First, our separation from the world is one of sacred duty.  “Put away therefore all wickedness, and all guile, and hypocrisies, and envies, and all evil speaking” (2:1).  Peter does not set forth an exhaustive list of all that is involved in our separation from the world.  In much the same way Paul lists the works of the flesh in Galatians 5:19-21.  Both of these passages are representative of those things from which we are to separate ourselves.   But in both cases, the responsibility lies with the individual.  Sin will not be eradicated by some divine infusion of strength and resistance to temptation, but by a self determination to do the will of God.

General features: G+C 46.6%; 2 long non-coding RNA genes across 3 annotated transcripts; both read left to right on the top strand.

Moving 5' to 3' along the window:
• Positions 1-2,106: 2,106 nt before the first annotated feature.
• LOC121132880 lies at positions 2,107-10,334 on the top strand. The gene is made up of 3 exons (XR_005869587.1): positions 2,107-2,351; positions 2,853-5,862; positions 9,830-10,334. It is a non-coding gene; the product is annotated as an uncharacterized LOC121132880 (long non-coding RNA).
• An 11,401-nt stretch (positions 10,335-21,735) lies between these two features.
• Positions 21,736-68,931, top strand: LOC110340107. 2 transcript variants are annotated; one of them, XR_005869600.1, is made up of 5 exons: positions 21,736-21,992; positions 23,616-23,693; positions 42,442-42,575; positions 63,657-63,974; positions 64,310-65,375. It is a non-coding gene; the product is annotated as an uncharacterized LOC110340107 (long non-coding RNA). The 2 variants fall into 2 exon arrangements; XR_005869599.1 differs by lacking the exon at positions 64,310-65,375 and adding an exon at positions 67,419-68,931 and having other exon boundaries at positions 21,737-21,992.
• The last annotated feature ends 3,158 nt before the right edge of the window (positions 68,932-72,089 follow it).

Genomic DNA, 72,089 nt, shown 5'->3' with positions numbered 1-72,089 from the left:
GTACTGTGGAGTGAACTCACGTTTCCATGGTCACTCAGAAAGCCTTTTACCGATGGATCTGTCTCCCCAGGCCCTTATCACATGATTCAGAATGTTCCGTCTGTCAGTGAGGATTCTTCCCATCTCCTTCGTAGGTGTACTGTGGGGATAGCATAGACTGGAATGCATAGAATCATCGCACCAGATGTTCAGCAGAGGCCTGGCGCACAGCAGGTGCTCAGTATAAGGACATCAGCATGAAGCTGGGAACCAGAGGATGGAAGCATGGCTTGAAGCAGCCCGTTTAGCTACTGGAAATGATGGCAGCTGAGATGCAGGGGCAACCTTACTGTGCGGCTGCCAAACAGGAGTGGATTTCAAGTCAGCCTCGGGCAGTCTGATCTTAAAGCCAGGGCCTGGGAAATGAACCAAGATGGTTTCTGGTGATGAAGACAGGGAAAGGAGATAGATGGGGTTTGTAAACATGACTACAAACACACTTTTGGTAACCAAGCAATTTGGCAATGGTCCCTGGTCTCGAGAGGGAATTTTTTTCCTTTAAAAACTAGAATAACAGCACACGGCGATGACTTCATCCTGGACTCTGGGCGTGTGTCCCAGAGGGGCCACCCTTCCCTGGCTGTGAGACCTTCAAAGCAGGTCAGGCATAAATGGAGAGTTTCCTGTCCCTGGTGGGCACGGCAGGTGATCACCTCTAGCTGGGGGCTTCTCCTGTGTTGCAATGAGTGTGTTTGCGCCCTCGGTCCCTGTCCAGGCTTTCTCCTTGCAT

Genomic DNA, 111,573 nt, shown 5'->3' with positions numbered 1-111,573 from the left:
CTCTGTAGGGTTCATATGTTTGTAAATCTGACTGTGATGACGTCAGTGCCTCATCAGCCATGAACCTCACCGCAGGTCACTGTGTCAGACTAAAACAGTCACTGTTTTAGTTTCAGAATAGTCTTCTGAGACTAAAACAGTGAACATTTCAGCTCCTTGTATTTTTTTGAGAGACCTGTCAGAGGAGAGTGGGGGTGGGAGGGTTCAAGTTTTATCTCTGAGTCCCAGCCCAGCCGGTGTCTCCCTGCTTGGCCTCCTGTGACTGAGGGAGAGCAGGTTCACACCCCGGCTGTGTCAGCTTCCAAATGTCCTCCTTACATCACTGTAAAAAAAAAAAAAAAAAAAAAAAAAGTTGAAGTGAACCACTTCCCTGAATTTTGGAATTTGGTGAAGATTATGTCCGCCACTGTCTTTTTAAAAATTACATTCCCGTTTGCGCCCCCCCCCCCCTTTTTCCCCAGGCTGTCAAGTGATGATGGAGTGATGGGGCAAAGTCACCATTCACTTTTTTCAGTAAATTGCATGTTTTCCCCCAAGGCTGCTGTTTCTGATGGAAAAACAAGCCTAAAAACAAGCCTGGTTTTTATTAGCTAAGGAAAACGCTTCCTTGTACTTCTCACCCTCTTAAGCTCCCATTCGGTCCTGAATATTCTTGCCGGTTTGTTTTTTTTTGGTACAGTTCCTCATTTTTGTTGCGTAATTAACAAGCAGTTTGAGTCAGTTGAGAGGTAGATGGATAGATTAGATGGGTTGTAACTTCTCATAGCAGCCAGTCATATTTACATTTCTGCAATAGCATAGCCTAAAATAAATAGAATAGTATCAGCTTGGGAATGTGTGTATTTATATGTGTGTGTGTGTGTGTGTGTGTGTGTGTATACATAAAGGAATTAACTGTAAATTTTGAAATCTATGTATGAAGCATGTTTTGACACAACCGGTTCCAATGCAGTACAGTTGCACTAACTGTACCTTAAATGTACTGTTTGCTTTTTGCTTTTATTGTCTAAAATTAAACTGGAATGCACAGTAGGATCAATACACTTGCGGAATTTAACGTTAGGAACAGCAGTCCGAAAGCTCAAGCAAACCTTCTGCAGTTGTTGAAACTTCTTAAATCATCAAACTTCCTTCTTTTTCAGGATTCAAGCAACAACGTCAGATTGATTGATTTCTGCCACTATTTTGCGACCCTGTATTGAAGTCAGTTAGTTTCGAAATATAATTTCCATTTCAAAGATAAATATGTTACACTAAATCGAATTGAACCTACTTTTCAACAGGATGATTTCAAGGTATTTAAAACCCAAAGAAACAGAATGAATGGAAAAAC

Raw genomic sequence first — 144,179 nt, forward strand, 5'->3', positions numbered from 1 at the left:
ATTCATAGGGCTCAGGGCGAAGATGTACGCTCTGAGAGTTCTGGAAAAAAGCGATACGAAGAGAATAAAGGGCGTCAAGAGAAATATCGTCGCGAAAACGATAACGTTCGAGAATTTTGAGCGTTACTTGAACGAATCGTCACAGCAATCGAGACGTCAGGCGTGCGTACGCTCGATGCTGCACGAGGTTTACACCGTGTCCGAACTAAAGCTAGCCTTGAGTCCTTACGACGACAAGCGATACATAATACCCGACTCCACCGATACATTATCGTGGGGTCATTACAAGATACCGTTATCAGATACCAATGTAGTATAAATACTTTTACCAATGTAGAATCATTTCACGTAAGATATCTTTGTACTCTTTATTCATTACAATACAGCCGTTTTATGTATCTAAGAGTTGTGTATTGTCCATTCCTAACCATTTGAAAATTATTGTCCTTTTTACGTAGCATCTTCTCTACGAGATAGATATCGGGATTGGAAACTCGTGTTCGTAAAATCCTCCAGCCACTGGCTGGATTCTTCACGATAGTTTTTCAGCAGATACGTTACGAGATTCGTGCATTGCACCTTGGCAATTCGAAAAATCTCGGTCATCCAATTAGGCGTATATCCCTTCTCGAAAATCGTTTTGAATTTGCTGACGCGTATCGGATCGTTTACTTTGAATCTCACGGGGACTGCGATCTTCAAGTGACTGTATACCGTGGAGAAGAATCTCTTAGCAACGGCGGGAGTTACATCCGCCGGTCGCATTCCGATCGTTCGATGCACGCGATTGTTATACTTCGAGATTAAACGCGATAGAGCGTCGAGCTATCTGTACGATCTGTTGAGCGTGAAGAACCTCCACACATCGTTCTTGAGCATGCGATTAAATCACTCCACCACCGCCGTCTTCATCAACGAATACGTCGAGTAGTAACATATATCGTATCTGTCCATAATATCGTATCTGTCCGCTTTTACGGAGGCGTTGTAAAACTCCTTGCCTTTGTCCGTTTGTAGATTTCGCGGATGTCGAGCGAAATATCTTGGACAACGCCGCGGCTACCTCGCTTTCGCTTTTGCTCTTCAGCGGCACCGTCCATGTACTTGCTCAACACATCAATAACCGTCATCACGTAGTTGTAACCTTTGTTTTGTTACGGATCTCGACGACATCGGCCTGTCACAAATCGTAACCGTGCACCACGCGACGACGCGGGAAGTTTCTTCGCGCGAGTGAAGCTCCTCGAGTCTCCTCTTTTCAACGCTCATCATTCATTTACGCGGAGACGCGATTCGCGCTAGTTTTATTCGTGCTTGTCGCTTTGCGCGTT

Second, we enjoy a special status with God.  We are “newborn babes” and as such are expected to grow in the grace and knowledge of the Lord.  Spiritual growth is the product of time, opportunity, and effort all combined to produce the desired result.  While Peter does not address the time aspect here, the writer to the Hebrews did:  “For when by reason of the time ye ought to be teacher” (Heb. 5:12).   Moses is a good example of groth and maturity over a long span of time.  When Moses fled Egypt and came to the land of Midian you recall he encountered some ruffians at the well where the daughters of the priest of Midian had come to draw water.  After Moses drove off this gang of shepherds and watered the flocks of the women, the young women told their father that Moses was an “Egyptian” (Ex. 2:19).  But forty years later, when Moses returned to Egypt to deliver God’s people he was no longer looked upon as an Egyptian, but a Hebrew.